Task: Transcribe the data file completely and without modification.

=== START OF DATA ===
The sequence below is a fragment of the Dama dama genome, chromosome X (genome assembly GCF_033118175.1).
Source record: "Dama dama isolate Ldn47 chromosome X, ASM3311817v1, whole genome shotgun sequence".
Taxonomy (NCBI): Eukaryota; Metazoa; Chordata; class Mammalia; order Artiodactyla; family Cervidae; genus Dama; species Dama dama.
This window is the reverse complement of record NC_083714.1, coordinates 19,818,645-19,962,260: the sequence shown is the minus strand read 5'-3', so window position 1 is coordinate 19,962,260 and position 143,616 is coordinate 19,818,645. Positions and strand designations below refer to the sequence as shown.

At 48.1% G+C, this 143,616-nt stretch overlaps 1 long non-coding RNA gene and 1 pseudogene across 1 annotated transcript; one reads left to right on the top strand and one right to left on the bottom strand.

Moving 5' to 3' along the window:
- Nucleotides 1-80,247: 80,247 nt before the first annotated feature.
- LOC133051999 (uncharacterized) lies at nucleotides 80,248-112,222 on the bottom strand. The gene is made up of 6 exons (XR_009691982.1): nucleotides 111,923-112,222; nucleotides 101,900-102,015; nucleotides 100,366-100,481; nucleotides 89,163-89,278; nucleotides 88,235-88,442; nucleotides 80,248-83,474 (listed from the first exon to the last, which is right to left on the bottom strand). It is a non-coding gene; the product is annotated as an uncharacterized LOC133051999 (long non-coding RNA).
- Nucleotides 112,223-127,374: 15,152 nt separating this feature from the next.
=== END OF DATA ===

The sequence below is a fragment of the Dama dama genome, chromosome X (genome assembly GCF_033118175.1).
Source record: "Dama dama isolate Ldn47 chromosome X, ASM3311817v1, whole genome shotgun sequence".
Taxonomy (NCBI): Eukaryota; Metazoa; Chordata; class Mammalia; order Artiodactyla; family Cervidae; genus Dama; species Dama dama.
This window is the reverse complement of record NC_083714.1, coordinates 19,818,645-19,962,260: the sequence shown is the minus strand read 5'-3', so window position 1 is coordinate 19,962,260 and position 143,616 is coordinate 19,818,645. Positions and strand designations below refer to the sequence as shown.

At 48.1% G+C, this 143,616-nt stretch overlaps 1 long non-coding RNA gene and 1 pseudogene across 1 annotated transcript; one reads left to right on the top strand and one right to left on the bottom strand.

Moving 5' to 3' along the window:
- Nucleotides 1-80,247: 80,247 nt before the first annotated feature.
- LOC133051999 (uncharacterized) lies at nucleotides 80,248-112,222 on the bottom strand. The gene is made up of 6 exons (XR_009691982.1): nucleotides 111,923-112,222; nucleotides 101,900-102,015; nucleotides 100,366-100,481; nucleotides 89,163-89,278; nucleotides 88,235-88,442; nucleotides 80,248-83,474 (listed from the first exon to the last, which is right to left on the bottom strand). It is a non-coding gene; the product is annotated as an uncharacterized LOC133051999 (long non-coding RNA).
- Nucleotides 112,223-127,374: 15,152 nt separating this feature from the next.